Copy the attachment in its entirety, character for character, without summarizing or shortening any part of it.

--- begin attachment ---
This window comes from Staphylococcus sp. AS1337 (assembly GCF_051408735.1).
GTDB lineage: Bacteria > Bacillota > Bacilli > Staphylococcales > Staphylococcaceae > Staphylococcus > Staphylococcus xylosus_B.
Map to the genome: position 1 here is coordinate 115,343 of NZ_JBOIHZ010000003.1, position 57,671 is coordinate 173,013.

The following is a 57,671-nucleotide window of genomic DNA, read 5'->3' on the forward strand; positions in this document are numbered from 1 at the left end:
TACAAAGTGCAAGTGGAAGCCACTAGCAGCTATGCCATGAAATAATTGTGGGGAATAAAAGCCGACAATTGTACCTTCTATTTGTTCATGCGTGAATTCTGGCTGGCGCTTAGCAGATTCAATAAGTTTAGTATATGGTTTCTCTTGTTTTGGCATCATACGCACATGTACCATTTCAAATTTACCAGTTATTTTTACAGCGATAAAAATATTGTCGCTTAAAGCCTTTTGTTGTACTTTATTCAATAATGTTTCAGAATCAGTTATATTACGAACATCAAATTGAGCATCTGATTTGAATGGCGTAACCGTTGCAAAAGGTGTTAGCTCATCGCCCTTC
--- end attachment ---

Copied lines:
This window comes from Staphylococcus sp. AS1337 (assembly GCF_051408735.1).
GTDB lineage: Bacteria > Bacillota > Bacilli > Staphylococcales > Staphylococcaceae > Staphylococcus > Staphylococcus xylosus_B.
Map to the genome: position 1 here is coordinate 115,343 of NZ_JBOIHZ010000003.1, position 57,671 is coordinate 173,013.

The following is a 57,671-nucleotide window of genomic DNA, read 5'->3' on the forward strand; positions in this document are numbered from 1 at the left end:
TACAAAGTGCAAGTGGAAGCCACTAGCAGCTATGCCATGAAATAATTGTGGGGAATAAAAGCCGACAATTGTACCTTCTATTTGTTCATGCGTGAATTCTGGCTGGCGCTTAGCAGATTCAATAAGTTTAGTATATGGTTTCTCTTGTTTTGGCATCATACGCACATGTACCATTTCAAATTTACCAGTTATTTTTACAGCGATAAAAATATTGTCGCTTAAAGCCTTTTGTTGTACTTTATTCAATAATGTTTCAGAATCAGTTATATTACGAACATCAAATTGAGCATCTGATTTGAATGGCGTAACCGTTGCAAAAGGTGTTAGCTCATCGCCCTTC